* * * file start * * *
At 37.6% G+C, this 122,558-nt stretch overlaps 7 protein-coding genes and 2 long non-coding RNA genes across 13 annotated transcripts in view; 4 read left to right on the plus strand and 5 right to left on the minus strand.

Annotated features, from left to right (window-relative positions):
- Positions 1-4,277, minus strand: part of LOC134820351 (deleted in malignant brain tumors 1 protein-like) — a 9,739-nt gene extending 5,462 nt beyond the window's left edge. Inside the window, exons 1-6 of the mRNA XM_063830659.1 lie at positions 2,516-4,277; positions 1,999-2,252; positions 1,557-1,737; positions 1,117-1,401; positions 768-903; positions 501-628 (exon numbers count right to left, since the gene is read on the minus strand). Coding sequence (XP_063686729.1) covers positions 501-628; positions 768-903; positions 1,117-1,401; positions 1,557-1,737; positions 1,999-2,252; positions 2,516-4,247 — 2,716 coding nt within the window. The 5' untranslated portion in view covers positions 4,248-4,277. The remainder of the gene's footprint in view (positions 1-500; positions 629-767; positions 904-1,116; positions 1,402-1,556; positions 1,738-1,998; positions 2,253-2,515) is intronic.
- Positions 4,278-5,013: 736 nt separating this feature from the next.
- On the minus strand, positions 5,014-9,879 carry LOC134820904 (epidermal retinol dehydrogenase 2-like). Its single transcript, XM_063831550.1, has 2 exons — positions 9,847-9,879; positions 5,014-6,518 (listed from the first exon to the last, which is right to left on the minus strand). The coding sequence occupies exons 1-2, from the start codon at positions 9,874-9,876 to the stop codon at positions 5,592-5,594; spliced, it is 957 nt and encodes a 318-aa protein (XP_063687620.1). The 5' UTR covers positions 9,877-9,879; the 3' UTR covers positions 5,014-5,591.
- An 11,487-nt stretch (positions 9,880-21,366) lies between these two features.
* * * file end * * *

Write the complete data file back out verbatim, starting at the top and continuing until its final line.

At 37.6% G+C, this 122,558-nt stretch overlaps 7 protein-coding genes and 2 long non-coding RNA genes across 13 annotated transcripts in view; 4 read left to right on the plus strand and 5 right to left on the minus strand.

Annotated features, from left to right (window-relative positions):
- Positions 1-4,277, minus strand: part of LOC134820351 (deleted in malignant brain tumors 1 protein-like) — a 9,739-nt gene extending 5,462 nt beyond the window's left edge. Inside the window, exons 1-6 of the mRNA XM_063830659.1 lie at positions 2,516-4,277; positions 1,999-2,252; positions 1,557-1,737; positions 1,117-1,401; positions 768-903; positions 501-628 (exon numbers count right to left, since the gene is read on the minus strand). Coding sequence (XP_063686729.1) covers positions 501-628; positions 768-903; positions 1,117-1,401; positions 1,557-1,737; positions 1,999-2,252; positions 2,516-4,247 — 2,716 coding nt within the window. The 5' untranslated portion in view covers positions 4,248-4,277. The remainder of the gene's footprint in view (positions 1-500; positions 629-767; positions 904-1,116; positions 1,402-1,556; positions 1,738-1,998; positions 2,253-2,515) is intronic.
- Positions 4,278-5,013: 736 nt separating this feature from the next.
- On the minus strand, positions 5,014-9,879 carry LOC134820904 (epidermal retinol dehydrogenase 2-like). Its single transcript, XM_063831550.1, has 2 exons — positions 9,847-9,879; positions 5,014-6,518 (listed from the first exon to the last, which is right to left on the minus strand). The coding sequence occupies exons 1-2, from the start codon at positions 9,874-9,876 to the stop codon at positions 5,592-5,594; spliced, it is 957 nt and encodes a 318-aa protein (XP_063687620.1). The 5' UTR covers positions 9,877-9,879; the 3' UTR covers positions 5,014-5,591.
- An 11,487-nt stretch (positions 9,880-21,366) lies between these two features.